Now, ASA contracts with VLS to run the CAALP program. A VLS staff members (including attorneys or case placement coordinators) work at the ASA offices during a portion of each weekday to provide services, working with intake to confirm clients meet eligibility guidelines. The in-house attorneys can then either help the client themselves or refer cases to volunteer attorneys.
“Sometimes the hardest part of the job,” says Sue Campion, ASA’s Chief Programs Officer, “can be follow up, especially for clients focused on health issues. Staying organized can be challenging.” In order to make sure clients receive the help they need, VLS staff often work with case managers to stay on top of emerging issues, not just with client but with the community. For instance, Austin’s housing issues have become increasingly complex as property rates near the city increase. For those clients receiving housing assistance, it may be necessary to find accommodations outside the city, which can be daunting for someone who has lived in Austin their whole life.
Not only do VLS staff understand the economic, medical, and emotional issues people living with HIV may be facing, they also know how important it is for people to stay educated. They offer regular clinics for people affected by HIV, including family members or loved ones of people living with HIV.
In order to receive services, clients must be living within 187.5% of the federal poverty level. However, they do not need to be case managed at ASA. In fact, referrals come to VLS not only through ASA, but through the Wright House Wellness Center, Project Transitions, CommUnityCare’s David Powell Clinic, and Waterloo Counseling Center.
The process starts with an intake form. Many of the people inquiring may never need to engage the services of a lawyer. Hundreds of clients are able to get their questions answered with free legal advice. When clients may need more than just advice, the VLS staff will determine whether they have legal recourse or not.
For staff attorney Jonathan Buck, one challenge is getting together the large amount of paperwork needed. “With clinics, oftentimes the case isn’t ready to be referred to an attorney. But if we think a case is likely to make it through, we will write a memo to send to our volunteer base to get them interested in helping.”
“A lot of the cases we help with,” Jonathan explains, “are the most basic things: getting social security benefits or disability income, keeping clients housed.” Many clients living with HIV may have other issues that require them to get certain forms in order. “The face of HIV and AIDS is so different than it used to be. There is this additional layer of having all these health problems in addition to HIV. And some people may not be on the best terms with their family because of the stigma associated with HIV. If they don’t have the right paperwork in place [before a crisis], it won’t be their partner making decisions for them.”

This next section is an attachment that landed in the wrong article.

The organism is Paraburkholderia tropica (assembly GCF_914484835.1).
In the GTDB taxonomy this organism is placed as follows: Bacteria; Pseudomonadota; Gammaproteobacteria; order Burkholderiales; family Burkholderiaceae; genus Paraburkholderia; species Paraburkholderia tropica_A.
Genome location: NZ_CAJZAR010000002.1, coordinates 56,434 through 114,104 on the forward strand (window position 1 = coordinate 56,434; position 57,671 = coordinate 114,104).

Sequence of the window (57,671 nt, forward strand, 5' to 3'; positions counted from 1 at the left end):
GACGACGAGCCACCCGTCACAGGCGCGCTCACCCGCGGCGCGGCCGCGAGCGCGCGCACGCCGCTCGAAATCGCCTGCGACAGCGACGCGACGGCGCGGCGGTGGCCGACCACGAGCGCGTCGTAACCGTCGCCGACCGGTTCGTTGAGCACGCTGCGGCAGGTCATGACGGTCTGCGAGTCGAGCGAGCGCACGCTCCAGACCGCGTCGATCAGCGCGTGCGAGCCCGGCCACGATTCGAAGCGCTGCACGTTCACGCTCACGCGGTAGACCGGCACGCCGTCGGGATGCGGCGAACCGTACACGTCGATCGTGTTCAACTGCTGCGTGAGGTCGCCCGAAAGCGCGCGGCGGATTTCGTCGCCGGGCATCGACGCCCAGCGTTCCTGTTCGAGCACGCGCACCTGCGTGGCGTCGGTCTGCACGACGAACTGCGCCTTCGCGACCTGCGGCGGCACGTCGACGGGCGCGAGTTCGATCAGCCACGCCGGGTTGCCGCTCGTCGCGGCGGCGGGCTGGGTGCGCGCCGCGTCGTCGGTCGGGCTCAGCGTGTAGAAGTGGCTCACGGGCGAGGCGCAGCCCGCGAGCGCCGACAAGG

Jonathan came to CAALP after practicing law for 10 years. During those years, he volunteered whenever he could. “Those were the cases I got the most out of. I got to help someone that really needed the help and appreciated the help.” For many young attorneys, working at a law firm might mean never visiting a courtroom and or spending years on a case that gets settled out of court. Volunteering provides an opportunity for them to present cases in front of a judge and see happy clients as cases close successfully.
Jonathan also enjoys the challenge of helping people and connecting with them, getting them to remember him and understand the importance of coming back to follow up. “You have to communicate. You have to be empathetic to get them to put their guard down.”
While the job might seem stressful to some, Jonathan insists it is not. “It’s fun! It’s nice to know that I can sit for 10 to 20 minutes with someone and make a big impact in their lives. Every day I have the chance to help people with the knowledge and skills that I have.”
If you think you qualify for VLS’s services and are in need of legal help, contact them at 512-406-6173 or firstname.lastname@example.org.
The Octopus Club is proud to partner with Guerrilla Queer Bar for their very last homo happy hour! For 15 years, GQB has hosted nearly 200 invasions of unsuspecting straight bars to spread queer cheer. For their last hurrah, GQB has decided to take over Cheer Up Charlies, the queer-inclusive refuge at 900 Red River Street. And they’re donating a percentage of the evening’s proceeds to the Paul Kirby Emergency Fund at AIDS Services of Austin!
“When I started the Austin Outpost of the Guerrilla Queer Bar on July 25, 2000, I had no idea that we’d embark upon a 15-year journey together. So much has changed in Austin’s gay community over the years,” said GQB founder Richard MacKinnon, who described the group as part tour group, part missionary, part diplomacy, and a lot of camaraderie.
Attendees are invited to wear a white t-shirt and bring markers to decorate it with, and commemorate GQB’s legacy with a custom souvenir. Friday will feature cool vibes from DJ Daddie Dearest. Come prepared to vibrate with us! MacKinnon and several others have pledged to contribute to ASA’s emergency fund a “DJ Match” equal to five percent of the evening’s proceeds.
It’s not too late join the DJ Match! Just contact The Octopus Club! The Octopus Club will also be available to accept donations.
The Octopus Club is a grassroots all-volunteer organization dedicated to raising funds and awareness for the Paul Kirby Emergency Fund at ASA through events and parties. Since its founding in 1989, the Octopus Club has raised more than $2.1 million for the fund, assisting more than 800 ASA clients.
The Paul Kirby Emergency Fund provides emergency financial assistance to individuals infected with or affected by HIV and AIDS. These funds are distributed to individuals for basic living needs on a case-by-case basis. Services paid for by the fund include assistance with emergency food, housing and utilities, medical care, medication, and transportation. When they have nowhere else to turn, the Paul Kirby Emergency Fund is a helping hand of last resort.